Revelation vs. Religion

Updated: Aug 31



I awoke this a.m. in wonder at the progressive work of God, in contrast with the static tendencies of religion. God's revelatory nature repeatedly breaks open the boxes of religion, then she in rapid fashion declares her awakening, cementing her find in doctrinal writ.


As Brian McLaren once shared, "religion always wins" but only in the short term.


From the Exodus to Pentecost God has been about advancing oneness and a love for humanity, "Christ in us, the hope of glory."


Religion, meanwhile busy about the work of containment, ultimately, "us and them."


John the Baptist modeled immersion as a picture of submission to the Spirit, religion then captured it as an admission ritual.


Jesus intimately frames Maundy Thursday around communion, modeling the nature of true community. Religion captured it as a sacrament of remembrance, then as a theological a test of spiritual worthiness.


Pentecost supernaturally delivered the Gospel in a language all could understand. Religion made the gifts of the Spirit the acid test for true surrender.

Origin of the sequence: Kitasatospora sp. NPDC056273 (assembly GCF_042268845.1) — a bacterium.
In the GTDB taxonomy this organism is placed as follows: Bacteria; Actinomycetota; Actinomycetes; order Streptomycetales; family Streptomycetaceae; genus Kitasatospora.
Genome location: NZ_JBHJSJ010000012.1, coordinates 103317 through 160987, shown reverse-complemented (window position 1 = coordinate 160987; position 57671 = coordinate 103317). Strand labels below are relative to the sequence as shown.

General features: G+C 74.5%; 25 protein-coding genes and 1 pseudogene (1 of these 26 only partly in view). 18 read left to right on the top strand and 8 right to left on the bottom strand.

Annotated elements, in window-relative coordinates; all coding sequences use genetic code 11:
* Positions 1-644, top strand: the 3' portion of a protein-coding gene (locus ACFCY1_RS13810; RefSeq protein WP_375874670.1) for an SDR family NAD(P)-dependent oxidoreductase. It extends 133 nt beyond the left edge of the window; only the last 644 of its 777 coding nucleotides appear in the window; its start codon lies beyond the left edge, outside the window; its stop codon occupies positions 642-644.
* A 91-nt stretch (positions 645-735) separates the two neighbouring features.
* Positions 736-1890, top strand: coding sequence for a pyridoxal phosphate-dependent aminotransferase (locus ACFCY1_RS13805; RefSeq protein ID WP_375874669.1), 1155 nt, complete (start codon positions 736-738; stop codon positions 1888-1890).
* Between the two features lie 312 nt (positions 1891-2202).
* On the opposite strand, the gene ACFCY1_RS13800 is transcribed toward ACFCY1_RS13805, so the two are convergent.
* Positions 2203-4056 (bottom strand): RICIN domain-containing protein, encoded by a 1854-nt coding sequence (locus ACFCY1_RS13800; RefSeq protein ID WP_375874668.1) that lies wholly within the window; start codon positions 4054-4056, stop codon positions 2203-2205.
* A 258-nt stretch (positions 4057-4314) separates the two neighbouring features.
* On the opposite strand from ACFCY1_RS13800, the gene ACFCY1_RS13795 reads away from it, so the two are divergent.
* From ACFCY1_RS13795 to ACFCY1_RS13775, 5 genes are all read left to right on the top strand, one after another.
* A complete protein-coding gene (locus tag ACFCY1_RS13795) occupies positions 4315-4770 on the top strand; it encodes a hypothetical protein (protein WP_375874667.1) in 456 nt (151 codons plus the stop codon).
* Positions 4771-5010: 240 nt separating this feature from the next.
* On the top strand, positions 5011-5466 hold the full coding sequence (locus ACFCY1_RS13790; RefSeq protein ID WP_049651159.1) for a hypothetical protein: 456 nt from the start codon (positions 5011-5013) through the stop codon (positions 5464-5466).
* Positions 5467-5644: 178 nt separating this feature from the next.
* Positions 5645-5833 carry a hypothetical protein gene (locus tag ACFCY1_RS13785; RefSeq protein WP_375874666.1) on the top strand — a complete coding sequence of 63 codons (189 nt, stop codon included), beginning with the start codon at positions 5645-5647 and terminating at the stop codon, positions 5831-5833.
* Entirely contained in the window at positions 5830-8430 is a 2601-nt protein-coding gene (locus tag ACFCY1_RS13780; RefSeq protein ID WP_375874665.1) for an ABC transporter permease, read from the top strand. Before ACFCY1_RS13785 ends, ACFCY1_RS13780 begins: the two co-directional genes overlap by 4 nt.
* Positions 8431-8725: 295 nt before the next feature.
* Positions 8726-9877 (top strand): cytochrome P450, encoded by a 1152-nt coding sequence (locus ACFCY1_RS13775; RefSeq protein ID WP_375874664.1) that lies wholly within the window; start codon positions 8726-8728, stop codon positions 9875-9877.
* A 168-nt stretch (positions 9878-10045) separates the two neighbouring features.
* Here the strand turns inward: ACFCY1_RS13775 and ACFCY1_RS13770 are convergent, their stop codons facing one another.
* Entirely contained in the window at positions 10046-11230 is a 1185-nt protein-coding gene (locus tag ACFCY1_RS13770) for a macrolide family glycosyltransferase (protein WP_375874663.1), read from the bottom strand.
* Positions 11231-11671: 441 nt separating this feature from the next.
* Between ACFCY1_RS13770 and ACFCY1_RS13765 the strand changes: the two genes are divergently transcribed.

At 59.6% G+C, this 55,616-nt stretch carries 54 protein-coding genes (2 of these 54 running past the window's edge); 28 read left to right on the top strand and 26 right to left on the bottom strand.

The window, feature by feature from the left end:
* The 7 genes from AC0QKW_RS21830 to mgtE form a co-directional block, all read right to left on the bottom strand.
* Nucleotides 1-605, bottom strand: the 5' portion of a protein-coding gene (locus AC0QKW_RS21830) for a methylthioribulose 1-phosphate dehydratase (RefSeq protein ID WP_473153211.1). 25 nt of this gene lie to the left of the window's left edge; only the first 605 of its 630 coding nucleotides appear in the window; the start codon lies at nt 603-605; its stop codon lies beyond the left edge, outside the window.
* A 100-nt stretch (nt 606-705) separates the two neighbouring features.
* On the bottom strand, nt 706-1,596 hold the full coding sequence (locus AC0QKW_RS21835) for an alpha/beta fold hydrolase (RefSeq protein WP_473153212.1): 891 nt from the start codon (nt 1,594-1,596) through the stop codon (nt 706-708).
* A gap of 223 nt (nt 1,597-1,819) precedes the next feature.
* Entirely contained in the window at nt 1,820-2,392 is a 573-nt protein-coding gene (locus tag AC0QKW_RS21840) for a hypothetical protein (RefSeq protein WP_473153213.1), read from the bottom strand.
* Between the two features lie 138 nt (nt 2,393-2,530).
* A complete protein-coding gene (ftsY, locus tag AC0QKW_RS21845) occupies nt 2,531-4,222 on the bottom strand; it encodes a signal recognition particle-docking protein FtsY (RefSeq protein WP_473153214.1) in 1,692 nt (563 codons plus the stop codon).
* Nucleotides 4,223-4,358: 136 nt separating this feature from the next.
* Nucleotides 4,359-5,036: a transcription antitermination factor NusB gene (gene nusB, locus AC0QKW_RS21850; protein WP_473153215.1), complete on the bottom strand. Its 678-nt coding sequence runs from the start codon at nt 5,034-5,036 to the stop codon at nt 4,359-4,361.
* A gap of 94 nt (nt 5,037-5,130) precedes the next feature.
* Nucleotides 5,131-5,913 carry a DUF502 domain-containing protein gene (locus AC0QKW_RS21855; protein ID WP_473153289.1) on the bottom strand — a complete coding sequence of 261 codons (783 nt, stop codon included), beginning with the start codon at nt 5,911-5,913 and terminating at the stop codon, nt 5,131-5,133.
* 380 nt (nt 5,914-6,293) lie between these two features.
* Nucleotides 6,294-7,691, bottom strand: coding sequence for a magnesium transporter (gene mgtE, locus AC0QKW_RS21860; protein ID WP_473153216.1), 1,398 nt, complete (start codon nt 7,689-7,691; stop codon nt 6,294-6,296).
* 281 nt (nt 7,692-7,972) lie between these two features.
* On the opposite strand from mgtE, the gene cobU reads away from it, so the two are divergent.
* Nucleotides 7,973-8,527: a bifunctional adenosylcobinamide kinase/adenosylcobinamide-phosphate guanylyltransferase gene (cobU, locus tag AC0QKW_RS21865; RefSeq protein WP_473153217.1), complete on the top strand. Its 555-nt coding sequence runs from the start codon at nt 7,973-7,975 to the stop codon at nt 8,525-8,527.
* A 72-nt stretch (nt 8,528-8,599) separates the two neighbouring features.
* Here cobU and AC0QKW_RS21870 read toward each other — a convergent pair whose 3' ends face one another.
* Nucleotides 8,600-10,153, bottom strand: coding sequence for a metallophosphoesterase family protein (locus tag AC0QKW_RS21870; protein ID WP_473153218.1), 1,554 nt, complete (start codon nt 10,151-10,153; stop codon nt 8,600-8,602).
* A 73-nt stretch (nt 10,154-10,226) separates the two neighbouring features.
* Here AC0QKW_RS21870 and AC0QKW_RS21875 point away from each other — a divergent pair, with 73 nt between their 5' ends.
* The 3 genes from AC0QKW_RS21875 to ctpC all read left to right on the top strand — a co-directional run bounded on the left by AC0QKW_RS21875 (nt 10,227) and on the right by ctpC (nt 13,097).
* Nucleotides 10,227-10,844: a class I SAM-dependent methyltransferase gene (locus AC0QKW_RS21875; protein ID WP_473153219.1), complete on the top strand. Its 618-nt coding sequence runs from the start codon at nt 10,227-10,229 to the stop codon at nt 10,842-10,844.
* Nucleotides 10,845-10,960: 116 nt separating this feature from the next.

My Pentecostal-charismatic experience has provided a rich vantage point to watch the nature of humans, and now I sense a responsibility to speak. Perhaps a heretic is born. I'll take my chances.


"“Christ prayed that all people might become One as He is One with His Father, in the Unity of the Holy Spirit. Therefore when you and I become what we are really meant to be, we will discover not only that we love another perfectly but that we are both living in Christ and Christ in us, and we are all One Christ.”

Thomas Merton


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